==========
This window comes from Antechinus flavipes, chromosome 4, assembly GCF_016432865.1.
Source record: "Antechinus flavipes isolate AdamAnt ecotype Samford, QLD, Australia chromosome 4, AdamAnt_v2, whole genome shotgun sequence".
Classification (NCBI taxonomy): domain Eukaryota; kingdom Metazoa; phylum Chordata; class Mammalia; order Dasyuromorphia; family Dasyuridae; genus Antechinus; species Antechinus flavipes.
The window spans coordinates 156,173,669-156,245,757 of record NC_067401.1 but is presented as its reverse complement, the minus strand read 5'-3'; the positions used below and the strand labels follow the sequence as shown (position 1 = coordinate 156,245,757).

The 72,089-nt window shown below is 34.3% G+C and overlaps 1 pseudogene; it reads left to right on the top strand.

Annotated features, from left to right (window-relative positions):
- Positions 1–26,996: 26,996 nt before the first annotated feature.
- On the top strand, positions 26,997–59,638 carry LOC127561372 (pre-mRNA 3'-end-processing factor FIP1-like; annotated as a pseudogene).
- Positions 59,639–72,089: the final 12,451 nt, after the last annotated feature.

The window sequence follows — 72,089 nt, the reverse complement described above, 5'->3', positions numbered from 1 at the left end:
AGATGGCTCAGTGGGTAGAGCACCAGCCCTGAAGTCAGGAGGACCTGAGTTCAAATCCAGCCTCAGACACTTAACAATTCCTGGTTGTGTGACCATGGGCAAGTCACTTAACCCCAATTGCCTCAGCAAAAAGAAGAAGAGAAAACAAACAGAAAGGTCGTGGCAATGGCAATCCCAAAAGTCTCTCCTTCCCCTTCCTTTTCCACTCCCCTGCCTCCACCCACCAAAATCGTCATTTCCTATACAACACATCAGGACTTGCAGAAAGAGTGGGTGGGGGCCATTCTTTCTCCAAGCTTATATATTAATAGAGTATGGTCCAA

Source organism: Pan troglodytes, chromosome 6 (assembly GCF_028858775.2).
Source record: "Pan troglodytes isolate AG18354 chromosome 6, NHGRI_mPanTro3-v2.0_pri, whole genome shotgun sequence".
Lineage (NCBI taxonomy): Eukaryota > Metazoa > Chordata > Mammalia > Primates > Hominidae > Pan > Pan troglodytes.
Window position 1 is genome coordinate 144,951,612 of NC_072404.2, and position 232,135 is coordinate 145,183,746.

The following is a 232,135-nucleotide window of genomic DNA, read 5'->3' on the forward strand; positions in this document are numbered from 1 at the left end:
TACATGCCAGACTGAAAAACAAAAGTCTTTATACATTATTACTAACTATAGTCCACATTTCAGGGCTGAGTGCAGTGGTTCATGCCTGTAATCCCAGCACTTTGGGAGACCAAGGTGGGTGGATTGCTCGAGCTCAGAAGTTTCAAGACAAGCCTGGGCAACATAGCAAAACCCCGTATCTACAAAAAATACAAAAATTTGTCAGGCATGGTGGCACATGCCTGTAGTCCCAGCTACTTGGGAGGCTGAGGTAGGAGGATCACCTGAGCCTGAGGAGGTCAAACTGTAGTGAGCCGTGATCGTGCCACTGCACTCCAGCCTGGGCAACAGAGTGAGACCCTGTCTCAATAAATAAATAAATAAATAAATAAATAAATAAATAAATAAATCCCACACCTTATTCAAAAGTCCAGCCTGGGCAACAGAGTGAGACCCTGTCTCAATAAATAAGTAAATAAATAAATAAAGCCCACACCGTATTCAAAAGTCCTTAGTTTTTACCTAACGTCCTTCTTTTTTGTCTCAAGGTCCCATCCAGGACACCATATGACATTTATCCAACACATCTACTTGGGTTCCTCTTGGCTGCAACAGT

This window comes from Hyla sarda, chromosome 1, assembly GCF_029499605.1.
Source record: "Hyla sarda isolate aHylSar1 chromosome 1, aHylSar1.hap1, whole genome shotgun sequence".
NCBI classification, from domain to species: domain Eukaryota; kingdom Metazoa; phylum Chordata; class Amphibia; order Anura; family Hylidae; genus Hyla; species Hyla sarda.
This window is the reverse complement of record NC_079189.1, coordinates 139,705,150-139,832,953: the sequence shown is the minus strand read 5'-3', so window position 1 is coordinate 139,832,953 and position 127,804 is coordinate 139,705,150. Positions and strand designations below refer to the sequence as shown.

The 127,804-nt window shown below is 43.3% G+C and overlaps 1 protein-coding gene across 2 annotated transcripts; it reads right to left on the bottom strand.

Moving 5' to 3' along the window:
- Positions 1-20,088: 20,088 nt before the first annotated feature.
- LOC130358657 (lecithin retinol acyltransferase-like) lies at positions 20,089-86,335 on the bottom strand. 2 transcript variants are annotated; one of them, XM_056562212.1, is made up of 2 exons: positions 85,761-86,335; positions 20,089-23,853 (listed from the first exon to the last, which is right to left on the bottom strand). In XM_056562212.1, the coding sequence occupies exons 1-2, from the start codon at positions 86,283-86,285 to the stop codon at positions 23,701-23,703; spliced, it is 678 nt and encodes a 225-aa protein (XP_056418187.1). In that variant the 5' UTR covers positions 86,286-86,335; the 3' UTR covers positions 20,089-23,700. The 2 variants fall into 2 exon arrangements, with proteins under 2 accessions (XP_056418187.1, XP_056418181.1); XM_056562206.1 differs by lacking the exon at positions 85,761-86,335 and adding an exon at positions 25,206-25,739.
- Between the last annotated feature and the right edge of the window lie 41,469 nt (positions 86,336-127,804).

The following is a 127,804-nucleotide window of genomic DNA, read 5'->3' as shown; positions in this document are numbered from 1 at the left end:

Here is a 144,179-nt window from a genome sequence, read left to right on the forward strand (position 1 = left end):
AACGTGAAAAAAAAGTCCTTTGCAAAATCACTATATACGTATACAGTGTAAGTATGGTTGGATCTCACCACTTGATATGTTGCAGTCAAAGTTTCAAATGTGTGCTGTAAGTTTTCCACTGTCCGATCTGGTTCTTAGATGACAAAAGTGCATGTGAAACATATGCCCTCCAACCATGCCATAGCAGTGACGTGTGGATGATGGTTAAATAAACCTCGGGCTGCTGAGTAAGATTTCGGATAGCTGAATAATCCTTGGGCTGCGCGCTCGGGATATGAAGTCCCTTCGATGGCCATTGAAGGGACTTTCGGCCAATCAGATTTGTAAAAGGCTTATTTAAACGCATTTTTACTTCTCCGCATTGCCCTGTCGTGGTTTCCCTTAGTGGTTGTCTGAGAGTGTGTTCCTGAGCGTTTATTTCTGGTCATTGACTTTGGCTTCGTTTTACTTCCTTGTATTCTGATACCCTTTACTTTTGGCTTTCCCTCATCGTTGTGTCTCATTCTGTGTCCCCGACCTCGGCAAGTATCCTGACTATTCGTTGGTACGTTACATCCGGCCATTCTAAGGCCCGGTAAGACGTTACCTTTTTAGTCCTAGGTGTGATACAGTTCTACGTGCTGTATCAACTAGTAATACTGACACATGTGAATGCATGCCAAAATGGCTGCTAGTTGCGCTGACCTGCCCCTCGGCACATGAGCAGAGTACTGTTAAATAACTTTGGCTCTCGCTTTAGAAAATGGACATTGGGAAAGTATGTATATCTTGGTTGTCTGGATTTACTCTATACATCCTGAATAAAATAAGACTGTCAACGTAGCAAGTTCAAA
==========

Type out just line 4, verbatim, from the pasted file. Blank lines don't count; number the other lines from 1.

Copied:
The window spans coordinates 156,173,669-156,245,757 of record NC_067401.1 but is presented as its reverse complement, the minus strand read 5'-3'; the positions used below and the strand labels follow the sequence as shown (position 1 = coordinate 156,245,757).